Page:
Author + information
- Published online April 1, 2019.
- Andrei D. Mărgulescu, MD, PhD∗ (, )
- Maria-Claudia-Berenice Şuran, MD and
- Dragoş Vinereanu, MD, PhD
- ↵∗Department of Cardiology, University and Emergency Hospital of Bucharest, University of Medicine and Pharmacy “Carol Davila” Bucharest, Spl. Independentei 169, Bucharest 050092, Romania
Two-dimensional speckle tracking echocardiography (2DSE) allows more accurate assessment of left ventricular (LV) volumes and ejection fraction (EF) compared with planimetric or visual assessments, and can assess myocardial deformation (strain and strain rate) both in the LV and the left atrium (LA). Introduction of 2DSE in clinical practice has been advocated based on good reported reproducibility, but the effect of image acquisitions and degree of LV systolic dysfunction on reproducibility has not been thoroughly assessed (1). We aimed to assess the reproducibility of combined acquisition and measurements of 2DSE indexes and to estimate the difference between repeated measurements that could be considered real and not due to reproducibility alone (measurement uncertainty) across the spectrum of EF.
We included 72 subjects (age 63 ± 14 years; 65% men) split into 4 equal-sized groups according to EF and presence of cardiovascular risk factors and/or overt cardiac pathology: group 1: EF ≥50%, structurally normal heart, no risk factors or cardiovascular disease; group 2: EF ≥50%, presence of hypertension and diabetes, or established cardiovascular disease; group 3: EF 30% to 49%; and group 4: EF <30%. We excluded subjects with acute cardiovascular conditions, irregular heart rhythms, and inappropriate speckle tracking in ≥2 LV segments in a single echocardiographic view. The study was approved by the University and Emergency Hospital of Bucharest local ethics committee, and subjects gave written informed consent.
Two-dimensional gray-scale loops, acquired at 50 to 80 frames/s from the parasternal short-axis (at mid-papillary muscle level), and apical 4-chamber, 2-chamber and long-axis views were stored for off-line analysis, as recommended (1). A single machine (Vivid E9, GE Healthcare, Horten, Norway) and software (EchoPAC, Version 113, GE Healthcare) were used for all studies. LV volumes (left ventricular end-diastolic volume [LVEDV]; left ventricular end-systolic volume [LVESV]) and EF were measured using the AutoEF package (GE Healthcare) (2). Global longitudinal LV systolic strain (GLS) and strain rate (GLSR) were calculated using the Automated Function Imaging (AFI) package (GE Healthcare) as the average from the 3 standard apical views, as recommended (1). Global circumferential (GCS) and radial systolic LV strain (GRS) were measured from the parasternal short-axis view. Global longitudinal LA strain during systole (GLASs) and LA contraction (GLASa) were measured as the average from the apical 4- and 2-chamber views, using the R-wave as reference (R-R gating) (3).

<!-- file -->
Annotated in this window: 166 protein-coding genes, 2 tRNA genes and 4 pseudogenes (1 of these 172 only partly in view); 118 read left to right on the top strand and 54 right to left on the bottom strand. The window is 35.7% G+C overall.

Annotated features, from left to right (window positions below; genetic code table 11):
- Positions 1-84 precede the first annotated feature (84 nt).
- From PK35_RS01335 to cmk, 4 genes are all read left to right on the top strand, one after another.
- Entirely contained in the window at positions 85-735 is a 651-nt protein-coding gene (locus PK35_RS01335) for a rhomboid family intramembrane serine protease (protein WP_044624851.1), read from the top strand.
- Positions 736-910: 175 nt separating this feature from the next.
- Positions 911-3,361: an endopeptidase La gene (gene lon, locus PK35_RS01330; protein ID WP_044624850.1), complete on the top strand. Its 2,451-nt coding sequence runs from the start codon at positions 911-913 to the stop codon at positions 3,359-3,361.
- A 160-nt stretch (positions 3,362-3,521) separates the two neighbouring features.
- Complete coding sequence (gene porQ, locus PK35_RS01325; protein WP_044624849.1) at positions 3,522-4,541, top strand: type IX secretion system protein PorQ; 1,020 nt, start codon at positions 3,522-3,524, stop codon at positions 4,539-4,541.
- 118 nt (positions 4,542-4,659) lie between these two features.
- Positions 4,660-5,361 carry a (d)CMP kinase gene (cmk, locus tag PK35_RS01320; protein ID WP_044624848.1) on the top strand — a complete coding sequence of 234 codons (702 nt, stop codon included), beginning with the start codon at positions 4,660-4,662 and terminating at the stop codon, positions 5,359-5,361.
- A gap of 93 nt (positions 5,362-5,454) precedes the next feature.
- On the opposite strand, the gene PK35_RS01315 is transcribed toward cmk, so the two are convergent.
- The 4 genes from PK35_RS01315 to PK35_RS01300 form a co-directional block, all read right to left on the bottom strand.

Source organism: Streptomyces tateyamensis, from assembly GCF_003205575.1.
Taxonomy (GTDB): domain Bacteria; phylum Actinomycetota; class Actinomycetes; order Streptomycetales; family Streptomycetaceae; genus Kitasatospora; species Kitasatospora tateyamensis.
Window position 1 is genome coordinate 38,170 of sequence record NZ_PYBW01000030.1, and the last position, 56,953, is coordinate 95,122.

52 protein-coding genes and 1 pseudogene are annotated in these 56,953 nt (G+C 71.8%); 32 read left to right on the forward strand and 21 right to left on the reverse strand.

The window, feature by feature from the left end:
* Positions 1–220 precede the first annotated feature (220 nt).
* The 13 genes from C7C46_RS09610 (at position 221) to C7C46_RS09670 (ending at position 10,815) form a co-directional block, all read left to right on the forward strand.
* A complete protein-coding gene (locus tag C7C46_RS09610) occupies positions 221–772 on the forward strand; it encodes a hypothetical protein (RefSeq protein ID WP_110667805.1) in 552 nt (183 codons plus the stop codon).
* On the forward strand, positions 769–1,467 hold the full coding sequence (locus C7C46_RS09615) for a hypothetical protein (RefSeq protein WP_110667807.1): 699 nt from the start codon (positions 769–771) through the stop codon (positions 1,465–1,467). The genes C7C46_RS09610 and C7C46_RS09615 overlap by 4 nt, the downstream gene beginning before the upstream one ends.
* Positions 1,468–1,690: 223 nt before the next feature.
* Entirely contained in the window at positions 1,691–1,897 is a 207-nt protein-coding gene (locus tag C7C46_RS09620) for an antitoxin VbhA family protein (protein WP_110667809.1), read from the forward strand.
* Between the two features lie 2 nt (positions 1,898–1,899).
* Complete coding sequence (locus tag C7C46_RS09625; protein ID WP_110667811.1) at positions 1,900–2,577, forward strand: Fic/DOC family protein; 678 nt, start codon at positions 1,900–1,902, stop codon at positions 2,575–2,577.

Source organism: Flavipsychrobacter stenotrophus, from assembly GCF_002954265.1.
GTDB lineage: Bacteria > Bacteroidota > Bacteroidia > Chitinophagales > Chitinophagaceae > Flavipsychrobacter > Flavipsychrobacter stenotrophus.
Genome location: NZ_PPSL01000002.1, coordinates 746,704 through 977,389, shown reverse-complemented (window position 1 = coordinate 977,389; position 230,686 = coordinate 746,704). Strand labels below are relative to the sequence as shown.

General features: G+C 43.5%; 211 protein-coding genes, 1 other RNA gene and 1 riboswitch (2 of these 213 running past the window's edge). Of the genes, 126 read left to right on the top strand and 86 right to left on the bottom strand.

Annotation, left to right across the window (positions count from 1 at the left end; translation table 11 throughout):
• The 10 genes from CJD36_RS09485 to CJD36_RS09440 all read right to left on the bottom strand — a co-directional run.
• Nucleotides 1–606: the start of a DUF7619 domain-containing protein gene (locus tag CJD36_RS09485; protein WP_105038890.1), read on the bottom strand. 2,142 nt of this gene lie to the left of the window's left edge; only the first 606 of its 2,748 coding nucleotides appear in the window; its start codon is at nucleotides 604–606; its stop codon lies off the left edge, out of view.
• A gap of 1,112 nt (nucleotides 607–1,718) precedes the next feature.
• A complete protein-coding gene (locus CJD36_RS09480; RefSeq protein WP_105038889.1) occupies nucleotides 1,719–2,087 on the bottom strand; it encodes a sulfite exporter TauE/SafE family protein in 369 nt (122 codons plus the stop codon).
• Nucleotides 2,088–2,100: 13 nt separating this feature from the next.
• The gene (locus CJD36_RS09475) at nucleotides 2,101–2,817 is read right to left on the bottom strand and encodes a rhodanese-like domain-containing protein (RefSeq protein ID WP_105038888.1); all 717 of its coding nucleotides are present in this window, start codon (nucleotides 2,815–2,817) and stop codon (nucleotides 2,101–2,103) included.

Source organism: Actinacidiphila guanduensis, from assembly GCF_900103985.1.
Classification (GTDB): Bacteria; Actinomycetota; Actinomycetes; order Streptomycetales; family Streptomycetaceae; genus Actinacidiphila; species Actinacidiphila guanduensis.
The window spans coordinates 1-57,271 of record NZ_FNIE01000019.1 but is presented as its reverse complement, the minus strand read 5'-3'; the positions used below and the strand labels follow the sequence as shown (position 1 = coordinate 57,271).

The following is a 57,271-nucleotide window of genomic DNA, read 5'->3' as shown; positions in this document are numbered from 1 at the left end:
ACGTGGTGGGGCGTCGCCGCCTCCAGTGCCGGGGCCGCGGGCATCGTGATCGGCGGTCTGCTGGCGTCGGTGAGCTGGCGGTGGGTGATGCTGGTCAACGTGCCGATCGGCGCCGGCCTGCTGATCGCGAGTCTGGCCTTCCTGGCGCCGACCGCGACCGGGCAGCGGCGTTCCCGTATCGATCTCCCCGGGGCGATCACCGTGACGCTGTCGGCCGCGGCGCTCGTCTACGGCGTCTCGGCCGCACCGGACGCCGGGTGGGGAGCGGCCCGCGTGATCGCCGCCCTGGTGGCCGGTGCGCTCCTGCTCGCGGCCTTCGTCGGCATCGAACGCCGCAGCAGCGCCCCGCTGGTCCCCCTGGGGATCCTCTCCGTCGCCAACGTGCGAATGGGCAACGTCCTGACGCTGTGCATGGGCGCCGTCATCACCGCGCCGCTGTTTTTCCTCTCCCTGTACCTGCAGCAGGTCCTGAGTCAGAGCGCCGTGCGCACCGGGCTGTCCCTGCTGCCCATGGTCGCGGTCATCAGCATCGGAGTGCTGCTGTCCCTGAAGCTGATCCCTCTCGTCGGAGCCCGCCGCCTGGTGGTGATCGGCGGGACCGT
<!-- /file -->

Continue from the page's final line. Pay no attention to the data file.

During the first echocardiography session, 2 sequential acquisitions were performed by 1 observer, followed by a third acquisition by a second observer. The first observer repeated image acquisition after a median of 1 day. Each observer performed measurements on their own acquisitions. The first observer also repeated measurements on the acquisition performed by the second observer. Thus, we assessed intraobserver, interobserver, and test-retest reproducibility of combined acquisition and measurements of 2DSE indexes, and the interobserver reproducibility of measurements only (on the same image dataset), respectively.
Coefficients of variation (CVs), and mean difference between measurements for all 2DSE indexes are summarized in Table 1. Test-retest CVs were worse than intraobserver CVs. Interobserver CVs were generally intermediate between intraobserver and test-retest CVs. EF, GLS, and GLSR had the best CVs of all 2DSE indexes, but their reproducibility decreased in patients with poor EFs. GRS and GCS had poor CVs, especially in patients with poor EFs, whereas GLASs and GLASa had only moderate CVs. The measurement uncertainty for a scenario in which the same echocardiographer followed individual patients is also provided in Table 1.
Our data may have direct clinical application, as follows. 1) EF (AutoEF), GLS, and GLSR might have acceptable reproducibility for clinical practice. 2) Whenever possible, the same echocardiographer should perform both acquisition and measurements in follow-up of the patients. 3) The EF spectrum of “heart failure with mildly reduced EF” (i.e., EF of 40% to 49%) was covered completely by the test-retest variability in subjects assigned to groups 2 and 3; this underlines the difficulty of defining this group in clinical practice based on echocardiography. 4) In patients who are receiving cardiotoxic cancer chemotherapy, a relative change of 15% in GLS from baseline (∼3% absolute change for low-normal GLS) might also be due to the test-retest variability of GLS, and not to cardiotoxicity; thus, diagnosing cardiotoxicity in individual patients should use an integrative approach and not mere cutoff values (4). 5) GRS, GCS, GLASs, and GLASa have limited usefulness for individual patient assessment, but might be used in clinical research with a large number of patients.
Please note: The authors have reported that they have no relationships relevant to the contents of this paper to disclose.
- 2019 American College of Cardiology Foundation
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